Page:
No date has been set for the hearing, and the current list of hearings in front of the CAS extends into November. The chances of Iannone's ban being heard ahead of the start of the 2020 MotoGP season on July 19th seem very slim indeed, and there is a chance the hearing won't be heard until much later in the year.

While Iannone is still suspended pending the CAS appeal, Bradley Smith will take his place. The Englishman and Aprilia test rider is due to take part in a test at Misano on Wednesday June 10th, together with Lorenzo Savadori.

The press release from the Court of Arbitration for Sport appears below:


MEDIA RELEASE
MOTO GP

THE COURT OF ARBITRATION FOR SPORT (CAS) REGISTERS THE APPEALS FILED BY ANDREA IANNONE AND THE W ORLD ANTI-DOPING AGENCY (WADA) AGAINST THE FIM INTERNATIONAL DISCIPLINARY COURT DECISION OF 31 MARCH 2020

Lausanne, 9 June 2020 - The Court of Arbitration for Sport (CAS) has registered the appeals filed by Italian MotoGP rider Andrea Iannone and the World Anti-Doping Agency (WADA) against the decision taken by the Fédération Internationale de Motocyclisme (FIM) International Disciplinary Court decision dated 31 March 2020 (the Challenged Decision) in which Andrea Iannone was found to have committed an anti-doping rule violation and an 18-month period of ineligibility was imposed on him.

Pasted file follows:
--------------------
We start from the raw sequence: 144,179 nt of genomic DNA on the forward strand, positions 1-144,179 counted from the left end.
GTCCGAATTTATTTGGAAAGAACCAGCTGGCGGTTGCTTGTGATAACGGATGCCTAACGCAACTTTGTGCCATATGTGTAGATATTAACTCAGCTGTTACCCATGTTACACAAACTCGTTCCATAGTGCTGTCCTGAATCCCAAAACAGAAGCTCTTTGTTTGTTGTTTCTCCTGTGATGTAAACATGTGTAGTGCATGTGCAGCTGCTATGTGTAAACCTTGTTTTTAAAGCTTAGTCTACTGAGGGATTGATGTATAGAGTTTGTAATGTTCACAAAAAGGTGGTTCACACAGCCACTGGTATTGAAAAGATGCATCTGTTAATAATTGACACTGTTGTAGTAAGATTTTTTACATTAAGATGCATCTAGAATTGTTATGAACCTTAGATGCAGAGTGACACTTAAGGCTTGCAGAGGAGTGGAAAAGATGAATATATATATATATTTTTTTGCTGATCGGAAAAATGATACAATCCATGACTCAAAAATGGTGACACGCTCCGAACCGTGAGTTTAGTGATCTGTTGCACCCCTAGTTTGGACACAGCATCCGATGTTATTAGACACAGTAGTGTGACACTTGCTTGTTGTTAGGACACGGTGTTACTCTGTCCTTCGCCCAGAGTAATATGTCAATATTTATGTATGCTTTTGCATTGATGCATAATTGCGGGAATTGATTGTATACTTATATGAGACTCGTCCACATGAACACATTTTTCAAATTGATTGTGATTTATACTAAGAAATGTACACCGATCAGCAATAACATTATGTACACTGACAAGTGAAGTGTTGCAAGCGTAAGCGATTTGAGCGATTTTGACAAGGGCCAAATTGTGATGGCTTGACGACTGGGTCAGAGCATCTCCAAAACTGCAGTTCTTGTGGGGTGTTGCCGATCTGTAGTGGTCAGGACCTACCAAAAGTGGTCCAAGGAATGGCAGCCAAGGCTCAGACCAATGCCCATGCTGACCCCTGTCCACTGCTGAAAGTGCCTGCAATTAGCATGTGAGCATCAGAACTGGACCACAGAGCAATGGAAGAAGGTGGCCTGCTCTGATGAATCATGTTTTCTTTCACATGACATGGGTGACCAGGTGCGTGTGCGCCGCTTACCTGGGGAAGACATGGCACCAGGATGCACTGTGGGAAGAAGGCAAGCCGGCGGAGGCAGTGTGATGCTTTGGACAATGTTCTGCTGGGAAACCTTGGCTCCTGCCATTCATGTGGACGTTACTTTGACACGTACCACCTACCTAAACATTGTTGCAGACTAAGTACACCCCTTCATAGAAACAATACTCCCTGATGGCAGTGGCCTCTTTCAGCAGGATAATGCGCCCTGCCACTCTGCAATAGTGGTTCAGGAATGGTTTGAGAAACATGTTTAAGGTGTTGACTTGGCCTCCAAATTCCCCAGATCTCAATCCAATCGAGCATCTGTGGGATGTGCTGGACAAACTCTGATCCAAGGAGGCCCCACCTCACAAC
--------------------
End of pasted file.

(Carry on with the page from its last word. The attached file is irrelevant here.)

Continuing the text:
Andrea Iannone seeks to have the Challenged Decision annulled, whereas WADA requests that the Challenged Decision be replaced by a new decision imposing a four-year period of ineligibility on the rider.

The procedures have been consolidated and will be referred to the same Panel of arbitrators. A procedural timetable is being established for the filing of the written submissions. No hearing date has been fixed yet.

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Comments

Iannone is toast.

A.Espargaro just signed for 2 yrs.

Vale at Aqua is happening.

Dovi will stay put and get a 2 yr deal, much less hams than he wanted. Surely Zarco has his eyes on a Ducati seat. Bagnaia and where his potential goes is an unanswered question. But Ducati doesn't need more riders now, and has a backmarker to shed. Zarco and Bagnaia are fighting for that Pramac seat, and that looks really interesting. Or is Bagnaia quietly in talks elsewhere? He has to be considered a hot commodity, but where? An Aqualternative?